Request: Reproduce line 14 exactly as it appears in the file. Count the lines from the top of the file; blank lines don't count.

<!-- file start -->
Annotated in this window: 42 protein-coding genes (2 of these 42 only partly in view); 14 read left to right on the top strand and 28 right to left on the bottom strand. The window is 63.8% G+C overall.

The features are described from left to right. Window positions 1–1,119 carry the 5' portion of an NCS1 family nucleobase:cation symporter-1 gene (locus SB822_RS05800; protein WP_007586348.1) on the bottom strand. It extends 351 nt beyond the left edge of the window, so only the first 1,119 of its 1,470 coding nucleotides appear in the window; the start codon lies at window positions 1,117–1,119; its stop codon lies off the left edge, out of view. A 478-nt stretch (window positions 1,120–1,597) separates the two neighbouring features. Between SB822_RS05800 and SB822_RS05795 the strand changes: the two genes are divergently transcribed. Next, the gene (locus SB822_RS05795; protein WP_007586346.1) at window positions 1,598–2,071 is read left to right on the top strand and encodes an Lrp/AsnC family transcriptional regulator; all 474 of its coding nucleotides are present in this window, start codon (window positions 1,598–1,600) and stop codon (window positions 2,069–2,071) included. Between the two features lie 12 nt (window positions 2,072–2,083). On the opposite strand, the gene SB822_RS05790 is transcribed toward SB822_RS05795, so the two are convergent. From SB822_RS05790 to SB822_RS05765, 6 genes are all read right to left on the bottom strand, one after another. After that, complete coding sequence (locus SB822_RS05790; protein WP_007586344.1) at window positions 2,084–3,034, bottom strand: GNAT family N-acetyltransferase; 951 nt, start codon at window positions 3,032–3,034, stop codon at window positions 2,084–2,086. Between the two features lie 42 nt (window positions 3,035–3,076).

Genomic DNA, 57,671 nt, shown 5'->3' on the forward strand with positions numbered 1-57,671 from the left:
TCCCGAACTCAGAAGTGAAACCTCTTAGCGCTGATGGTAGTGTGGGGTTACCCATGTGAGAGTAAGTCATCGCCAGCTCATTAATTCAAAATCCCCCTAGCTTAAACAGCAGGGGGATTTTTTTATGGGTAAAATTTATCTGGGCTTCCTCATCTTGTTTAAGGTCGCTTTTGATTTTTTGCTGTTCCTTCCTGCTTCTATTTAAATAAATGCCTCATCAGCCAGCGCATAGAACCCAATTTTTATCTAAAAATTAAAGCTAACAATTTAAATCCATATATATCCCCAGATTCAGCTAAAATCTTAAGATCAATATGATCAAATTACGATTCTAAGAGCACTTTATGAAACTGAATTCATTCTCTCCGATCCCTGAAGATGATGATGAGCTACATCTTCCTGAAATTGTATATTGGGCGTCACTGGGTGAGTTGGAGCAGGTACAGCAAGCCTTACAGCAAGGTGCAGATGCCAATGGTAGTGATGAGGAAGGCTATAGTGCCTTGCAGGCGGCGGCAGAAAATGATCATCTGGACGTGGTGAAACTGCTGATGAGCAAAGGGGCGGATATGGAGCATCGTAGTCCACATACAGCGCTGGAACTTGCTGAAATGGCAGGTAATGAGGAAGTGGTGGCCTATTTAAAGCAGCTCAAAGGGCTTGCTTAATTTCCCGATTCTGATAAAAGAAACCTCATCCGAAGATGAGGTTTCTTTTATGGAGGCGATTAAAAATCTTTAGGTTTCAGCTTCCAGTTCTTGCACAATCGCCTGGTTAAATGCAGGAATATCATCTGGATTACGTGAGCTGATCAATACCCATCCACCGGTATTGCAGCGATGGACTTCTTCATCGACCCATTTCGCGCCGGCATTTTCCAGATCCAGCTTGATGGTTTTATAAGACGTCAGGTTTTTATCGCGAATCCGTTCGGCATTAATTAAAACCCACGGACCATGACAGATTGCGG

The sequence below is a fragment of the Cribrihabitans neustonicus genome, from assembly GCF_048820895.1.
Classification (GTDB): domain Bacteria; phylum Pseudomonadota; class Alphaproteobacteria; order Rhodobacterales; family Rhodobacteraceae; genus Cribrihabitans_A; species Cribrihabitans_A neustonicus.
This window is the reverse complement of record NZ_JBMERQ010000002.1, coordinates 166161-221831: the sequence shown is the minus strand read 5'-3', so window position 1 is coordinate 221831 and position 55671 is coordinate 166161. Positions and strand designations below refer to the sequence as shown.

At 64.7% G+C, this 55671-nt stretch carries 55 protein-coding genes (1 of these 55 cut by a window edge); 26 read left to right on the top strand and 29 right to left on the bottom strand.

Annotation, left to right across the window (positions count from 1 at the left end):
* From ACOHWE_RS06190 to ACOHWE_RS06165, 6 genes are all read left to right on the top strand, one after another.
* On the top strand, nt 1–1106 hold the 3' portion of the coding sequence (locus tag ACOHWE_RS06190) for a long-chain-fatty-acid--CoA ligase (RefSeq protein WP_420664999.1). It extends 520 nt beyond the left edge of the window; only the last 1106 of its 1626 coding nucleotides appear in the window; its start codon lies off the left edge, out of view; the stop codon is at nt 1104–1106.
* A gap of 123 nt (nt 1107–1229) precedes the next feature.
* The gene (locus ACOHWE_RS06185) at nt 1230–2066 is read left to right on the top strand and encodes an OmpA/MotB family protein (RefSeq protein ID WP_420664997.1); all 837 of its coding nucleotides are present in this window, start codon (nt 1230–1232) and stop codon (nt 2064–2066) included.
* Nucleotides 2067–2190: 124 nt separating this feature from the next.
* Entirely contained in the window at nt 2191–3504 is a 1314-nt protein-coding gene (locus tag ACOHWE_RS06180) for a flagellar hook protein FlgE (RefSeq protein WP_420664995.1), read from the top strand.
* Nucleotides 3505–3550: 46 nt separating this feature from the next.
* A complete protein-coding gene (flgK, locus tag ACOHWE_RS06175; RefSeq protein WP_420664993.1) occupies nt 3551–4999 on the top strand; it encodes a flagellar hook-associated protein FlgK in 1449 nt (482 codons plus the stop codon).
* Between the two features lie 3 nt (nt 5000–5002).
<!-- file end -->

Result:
* Nucleotides 2067–2190: 124 nt separating this feature from the next.